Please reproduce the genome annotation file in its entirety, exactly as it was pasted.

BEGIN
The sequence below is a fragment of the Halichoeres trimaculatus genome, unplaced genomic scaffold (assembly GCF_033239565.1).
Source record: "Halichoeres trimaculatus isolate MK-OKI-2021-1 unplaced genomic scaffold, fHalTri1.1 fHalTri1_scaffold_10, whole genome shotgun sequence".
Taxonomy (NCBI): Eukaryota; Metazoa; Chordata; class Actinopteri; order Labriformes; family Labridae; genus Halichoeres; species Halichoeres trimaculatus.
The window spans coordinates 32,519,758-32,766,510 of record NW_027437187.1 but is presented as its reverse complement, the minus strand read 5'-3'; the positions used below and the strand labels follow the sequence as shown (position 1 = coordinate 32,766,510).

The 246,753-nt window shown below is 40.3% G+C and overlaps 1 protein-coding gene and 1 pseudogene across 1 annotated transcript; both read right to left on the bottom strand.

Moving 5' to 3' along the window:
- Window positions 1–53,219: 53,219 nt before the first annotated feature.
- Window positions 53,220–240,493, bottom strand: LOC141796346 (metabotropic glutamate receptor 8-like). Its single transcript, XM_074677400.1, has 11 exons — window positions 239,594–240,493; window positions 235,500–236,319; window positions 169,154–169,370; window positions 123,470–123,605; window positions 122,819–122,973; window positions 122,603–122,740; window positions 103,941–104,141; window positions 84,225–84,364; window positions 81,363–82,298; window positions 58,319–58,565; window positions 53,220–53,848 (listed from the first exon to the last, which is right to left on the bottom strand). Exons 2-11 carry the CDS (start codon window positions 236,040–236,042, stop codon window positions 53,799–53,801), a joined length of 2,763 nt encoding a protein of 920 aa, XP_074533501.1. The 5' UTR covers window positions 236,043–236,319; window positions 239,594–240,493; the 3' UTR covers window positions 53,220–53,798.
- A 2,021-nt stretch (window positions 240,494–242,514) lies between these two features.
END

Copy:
The sequence below is a fragment of the Halichoeres trimaculatus genome, unplaced genomic scaffold (assembly GCF_033239565.1).
Source record: "Halichoeres trimaculatus isolate MK-OKI-2021-1 unplaced genomic scaffold, fHalTri1.1 fHalTri1_scaffold_10, whole genome shotgun sequence".
Taxonomy (NCBI): Eukaryota; Metazoa; Chordata; class Actinopteri; order Labriformes; family Labridae; genus Halichoeres; species Halichoeres trimaculatus.
The window spans coordinates 32,519,758-32,766,510 of record NW_027437187.1 but is presented as its reverse complement, the minus strand read 5'-3'; the positions used below and the strand labels follow the sequence as shown (position 1 = coordinate 32,766,510).

The 246,753-nt window shown below is 40.3% G+C and overlaps 1 protein-coding gene and 1 pseudogene across 1 annotated transcript; both read right to left on the bottom strand.

Moving 5' to 3' along the window:
- Window positions 1–53,219: 53,219 nt before the first annotated feature.
- Window positions 53,220–240,493, bottom strand: LOC141796346 (metabotropic glutamate receptor 8-like). Its single transcript, XM_074677400.1, has 11 exons — window positions 239,594–240,493; window positions 235,500–236,319; window positions 169,154–169,370; window positions 123,470–123,605; window positions 122,819–122,973; window positions 122,603–122,740; window positions 103,941–104,141; window positions 84,225–84,364; window positions 81,363–82,298; window positions 58,319–58,565; window positions 53,220–53,848 (listed from the first exon to the last, which is right to left on the bottom strand). Exons 2-11 carry the CDS (start codon window positions 236,040–236,042, stop codon window positions 53,799–53,801), a joined length of 2,763 nt encoding a protein of 920 aa, XP_074533501.1. The 5' UTR covers window positions 236,043–236,319; window positions 239,594–240,493; the 3' UTR covers window positions 53,220–53,798.
- A 2,021-nt stretch (window positions 240,494–242,514) lies between these two features.